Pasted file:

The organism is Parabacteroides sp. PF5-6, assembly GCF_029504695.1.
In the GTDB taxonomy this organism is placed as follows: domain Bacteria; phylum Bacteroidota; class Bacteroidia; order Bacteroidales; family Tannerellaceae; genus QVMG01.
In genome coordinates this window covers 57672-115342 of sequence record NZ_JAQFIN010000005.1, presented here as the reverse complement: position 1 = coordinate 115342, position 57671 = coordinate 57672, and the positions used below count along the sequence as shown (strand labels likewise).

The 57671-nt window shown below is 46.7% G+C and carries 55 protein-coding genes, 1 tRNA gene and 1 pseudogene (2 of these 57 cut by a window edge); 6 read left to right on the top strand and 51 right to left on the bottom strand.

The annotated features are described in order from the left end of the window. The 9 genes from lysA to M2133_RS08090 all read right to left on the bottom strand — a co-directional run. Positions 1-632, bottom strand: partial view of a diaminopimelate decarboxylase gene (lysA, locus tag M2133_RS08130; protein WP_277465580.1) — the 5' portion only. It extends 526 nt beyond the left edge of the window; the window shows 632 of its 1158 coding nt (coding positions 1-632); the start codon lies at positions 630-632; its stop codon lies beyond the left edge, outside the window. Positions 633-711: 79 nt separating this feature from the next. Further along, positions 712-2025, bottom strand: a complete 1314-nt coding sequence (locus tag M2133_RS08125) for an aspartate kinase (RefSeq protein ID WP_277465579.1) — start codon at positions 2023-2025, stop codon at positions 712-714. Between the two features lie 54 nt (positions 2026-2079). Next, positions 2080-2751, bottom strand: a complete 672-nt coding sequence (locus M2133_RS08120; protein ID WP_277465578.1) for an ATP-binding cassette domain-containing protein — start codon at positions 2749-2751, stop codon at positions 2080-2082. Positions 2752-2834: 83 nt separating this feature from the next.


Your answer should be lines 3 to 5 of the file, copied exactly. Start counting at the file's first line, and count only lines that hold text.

In genome coordinates this window covers 57672-115342 of sequence record NZ_JAQFIN010000005.1, presented here as the reverse complement: position 1 = coordinate 115342, position 57671 = coordinate 57672, and the positions used below count along the sequence as shown (strand labels likewise).

The 57671-nt window shown below is 46.7% G+C and carries 55 protein-coding genes, 1 tRNA gene and 1 pseudogene (2 of these 57 cut by a window edge); 6 read left to right on the top strand and 51 right to left on the bottom strand.

The annotated features are described in order from the left end of the window. The 9 genes from lysA to M2133_RS08090 all read right to left on the bottom strand — a co-directional run. Positions 1-632, bottom strand: partial view of a diaminopimelate decarboxylase gene (lysA, locus tag M2133_RS08130; protein WP_277465580.1) — the 5' portion only. It extends 526 nt beyond the left edge of the window; the window shows 632 of its 1158 coding nt (coding positions 1-632); the start codon lies at positions 630-632; its stop codon lies beyond the left edge, outside the window. Positions 633-711: 79 nt separating this feature from the next. Further along, positions 712-2025, bottom strand: a complete 1314-nt coding sequence (locus tag M2133_RS08125) for an aspartate kinase (RefSeq protein ID WP_277465579.1) — start codon at positions 2023-2025, stop codon at positions 712-714. Between the two features lie 54 nt (positions 2026-2079). Next, positions 2080-2751, bottom strand: a complete 672-nt coding sequence (locus M2133_RS08120; protein ID WP_277465578.1) for an ATP-binding cassette domain-containing protein — start codon at positions 2749-2751, stop codon at positions 2080-2082. Positions 2752-2834: 83 nt separating this feature from the next.